firs', discovered the cathode rays, has
received from the French Academy of
Sciecces its prize of 10,000 francs.
There are about a dozen strong
Presbyterian churches in London,
whose membership is made np almost
entirely from the working-classes.
Four persons have each contributed
$30,000 toward the Commercial museum
recently established on the university
grounds at Philadelphia, and aided by
A wealthy manufacturer in Bahia,
Brazil, recently gave a new school build
ing, completely furnished and equipped,
capable of accommodating 150 pupils,
to the Presbyterian mission of that
Germany is about to send a musical
mission to Italy headed by Arthur Ni
kisdh, who has already had experience
with the Bostonese, to spread the
knowledge of the music of Wagner and
Humperdinek. Kaiser Wilhelm is in
terested in the scheme and will give
leave of absence to all the Berlin opera
house singers who may be needed.
MULES AS TIMEKEEPERS.
llefnae to Wort When Their Trick
on the Towpath la Done.
It was just before the canal was
closed. Snow covered the towpath tlhat
was marked only by the broad-soled
shoes of the driver and the narrow
hoofs of the three gaunt mules that
sleepily stretched in their collars with
the weight of the sodden towline and
the two boats dragging behind in the
dirty water of the canal.
It was just before seven o'clock in tlhe
morning and the sun had just come
enough way from across the sea to
climb up part way on the big globe
and cast a pale gray light over the
awakening city. Laborers and shop
girls were hurrying to work, shivering
in the chill air that marked the sudden
appearance of winter.
On the Wkji crossing the canal at
the weighlock two iv.cn stood watching
the approadliing boats, and yawning
and stretching in contemplation of an
other day's work. One was a canal em
ploye. "See those sleepy mules," said he, as
he stretched himself again sympathet
ically. "See that clock over there in
the tower of the railroad station across
the river. Two minutes of seven. Bet
you those mules will give the time first
before the whist le blow s. They're great
on time. Know it bctter'n you do. Just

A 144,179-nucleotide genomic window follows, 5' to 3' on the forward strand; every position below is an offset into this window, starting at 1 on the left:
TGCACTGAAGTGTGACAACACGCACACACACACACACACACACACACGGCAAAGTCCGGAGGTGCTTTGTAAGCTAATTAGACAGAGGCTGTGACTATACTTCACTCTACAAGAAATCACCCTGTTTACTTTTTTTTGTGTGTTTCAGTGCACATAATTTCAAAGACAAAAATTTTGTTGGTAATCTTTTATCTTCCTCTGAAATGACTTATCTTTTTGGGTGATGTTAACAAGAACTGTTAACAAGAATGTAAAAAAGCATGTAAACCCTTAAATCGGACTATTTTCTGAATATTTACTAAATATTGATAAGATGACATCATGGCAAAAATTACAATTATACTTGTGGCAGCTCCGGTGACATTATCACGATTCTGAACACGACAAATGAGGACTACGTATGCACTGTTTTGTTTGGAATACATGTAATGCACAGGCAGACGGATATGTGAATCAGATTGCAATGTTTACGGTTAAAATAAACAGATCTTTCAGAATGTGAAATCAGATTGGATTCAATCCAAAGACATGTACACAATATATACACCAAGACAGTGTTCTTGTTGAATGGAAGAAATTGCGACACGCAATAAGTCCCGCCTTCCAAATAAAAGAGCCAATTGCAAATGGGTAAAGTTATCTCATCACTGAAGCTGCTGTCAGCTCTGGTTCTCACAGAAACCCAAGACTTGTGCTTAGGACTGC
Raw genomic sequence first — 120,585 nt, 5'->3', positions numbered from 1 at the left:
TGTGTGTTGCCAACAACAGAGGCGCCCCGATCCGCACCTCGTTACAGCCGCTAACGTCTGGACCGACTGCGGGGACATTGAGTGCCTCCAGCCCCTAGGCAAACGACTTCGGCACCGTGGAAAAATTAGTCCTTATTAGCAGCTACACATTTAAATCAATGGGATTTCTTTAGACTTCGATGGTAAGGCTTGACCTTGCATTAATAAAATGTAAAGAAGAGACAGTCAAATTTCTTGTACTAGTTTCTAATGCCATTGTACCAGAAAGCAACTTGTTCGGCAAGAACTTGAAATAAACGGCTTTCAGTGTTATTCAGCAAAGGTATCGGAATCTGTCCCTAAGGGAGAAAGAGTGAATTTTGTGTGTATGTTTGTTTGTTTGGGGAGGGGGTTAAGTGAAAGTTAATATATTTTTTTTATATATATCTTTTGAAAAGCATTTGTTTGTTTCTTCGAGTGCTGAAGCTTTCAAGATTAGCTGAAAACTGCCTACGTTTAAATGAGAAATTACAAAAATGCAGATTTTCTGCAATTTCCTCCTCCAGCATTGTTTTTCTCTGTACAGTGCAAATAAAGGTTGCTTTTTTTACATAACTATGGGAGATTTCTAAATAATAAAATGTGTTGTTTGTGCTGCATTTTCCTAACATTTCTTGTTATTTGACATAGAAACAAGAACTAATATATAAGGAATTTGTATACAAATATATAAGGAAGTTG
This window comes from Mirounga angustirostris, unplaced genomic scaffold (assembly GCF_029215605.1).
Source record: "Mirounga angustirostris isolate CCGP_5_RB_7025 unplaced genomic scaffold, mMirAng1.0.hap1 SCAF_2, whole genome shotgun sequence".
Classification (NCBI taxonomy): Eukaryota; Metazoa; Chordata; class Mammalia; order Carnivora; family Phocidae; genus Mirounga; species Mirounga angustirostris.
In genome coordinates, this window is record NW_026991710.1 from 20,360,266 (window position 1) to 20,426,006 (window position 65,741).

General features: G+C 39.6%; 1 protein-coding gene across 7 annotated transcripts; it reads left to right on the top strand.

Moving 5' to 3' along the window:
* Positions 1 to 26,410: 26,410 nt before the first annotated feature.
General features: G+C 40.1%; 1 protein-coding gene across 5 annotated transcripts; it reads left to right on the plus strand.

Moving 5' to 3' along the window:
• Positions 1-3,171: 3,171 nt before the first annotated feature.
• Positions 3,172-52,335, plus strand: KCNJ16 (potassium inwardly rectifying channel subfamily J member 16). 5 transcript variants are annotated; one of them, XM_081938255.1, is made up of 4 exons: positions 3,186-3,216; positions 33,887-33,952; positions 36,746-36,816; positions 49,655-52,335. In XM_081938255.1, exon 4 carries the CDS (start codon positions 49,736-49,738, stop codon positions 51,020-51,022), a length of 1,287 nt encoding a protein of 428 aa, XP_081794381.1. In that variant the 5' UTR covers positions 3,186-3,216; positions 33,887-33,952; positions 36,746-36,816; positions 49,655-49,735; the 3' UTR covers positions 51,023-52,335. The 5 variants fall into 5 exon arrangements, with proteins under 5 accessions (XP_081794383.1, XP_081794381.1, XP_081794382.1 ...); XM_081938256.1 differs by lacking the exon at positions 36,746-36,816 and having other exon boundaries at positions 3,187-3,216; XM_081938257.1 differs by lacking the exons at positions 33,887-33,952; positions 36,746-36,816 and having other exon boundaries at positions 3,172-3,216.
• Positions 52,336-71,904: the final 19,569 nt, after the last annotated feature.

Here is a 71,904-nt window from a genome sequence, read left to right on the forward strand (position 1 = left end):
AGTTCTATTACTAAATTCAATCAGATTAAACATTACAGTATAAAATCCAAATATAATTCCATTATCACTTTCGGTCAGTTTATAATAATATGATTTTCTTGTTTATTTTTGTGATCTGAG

The three gaunt beasts with their
ears flapping in apparent forgetfulness
were urged into a trot over tbe bridge,
and the two men dodged the towline
that, slipped over the bridge railing to
the other side of the canal.
It was o.ic minute of seven. The
mules stopped on the towpath.
Ail three loudly brayed and the cho
rus of "Enl hows" awoke the sleeping
people along the canal bank for hun
dred of yards. And then the whistles
in all the factories sent out steam into
the cold air and in tones shrill and
somber sounded the beginning of the
"Wot I tell you? Them mules heat
"em out by a minute." remarked the
canal employe leaning on the railingof
the bridge. "They won't go no further.
They knmv it's time for feed a.nd rest.
See the boatman. They're goin' to take
a snub and put on a new team."
Lines were thrown and in a few min
utes the canal boats were tied fast to
the bank. Three dejected-looking
mules, still munching a wisp of hay,
scrambled up the gangplank, and their
places in the stable of the forward part
of the boat were soon taken by the time
keepers. "Why. those mules." remarked tbe
canal man on the bridge, as he watched
the new team starting under way and
the tow line stretching as the lines ere
cast off. "know more about the time o'
day phan you do unless you look at
your watch. They work just so many
hours. They go along the towpath with
heads cast down and ears drooping, to
be awakened occasionally with the
whip, when they have to hustle across
bridges and take up the slack of the
towline. but when breakfast or dinner
or supper time comes, why you can
bank nil your money on it every time
that 'they'll holler within a minute of
the right time whether it rains or
snows, whether it's dark as pitch or the
sun shines out clear and bright. They
may call em jackasses, but there's wus
that wears pants." Rochester (X. Y.)
On the Same Mlaalon.
The Judge Look here. Cephas, what
were you doing prowling a roan d my
henhouse Inst night at such a late hour?
Cephas Who, me?
"Oh. come to reckerleck now, I was
jes arter dat nenery of mine, but 1
couldn't find him, so I lef. Wlhat you
doin' out dar so late. Mars John?"
"Oh. I was lookingafter that hennery
of mine, too." Cp-to-Date.
An Expedient Amendment.
Mrs. En peck (reading) Anothet
mysterious suicide unknown mac
throws himself from a cliff.
Mr. Enpeck (thoughtlessly) Bet hit
wife was at the bottom of it.
(Ilorriedly.) Of the cliff, my love;
not the suicide." Tit-Bits.
Chanced Her SI I ml.
Mildred So you and Fred Burwica
are engaged? I thought you said a few
weeks ago you wouldn't have him if hi
were the last man on earth?
Jessie i know I did. but they say that
Fratikie Jones and Gertrude Mills ar
both crazy for him. Chicago Evening
NO CHANCE FOR EOYS ON SHIPS.
American Sea Captatna Reluctant to
Take Therm on Yoyag-ea.
Hardly a day passes that Shipping
Commissioner Tolman does not have
two or three applications from boys
who want to ship as sailors. The most
of these boys are between the ages of 15
and 18 and have never been out of sight
of land or seen a vessel larger than a
small coaster. All of these applications
are treated kindly by Mr. Tolman, who,
after questioning them as to their homes
and parents, their intentions and rea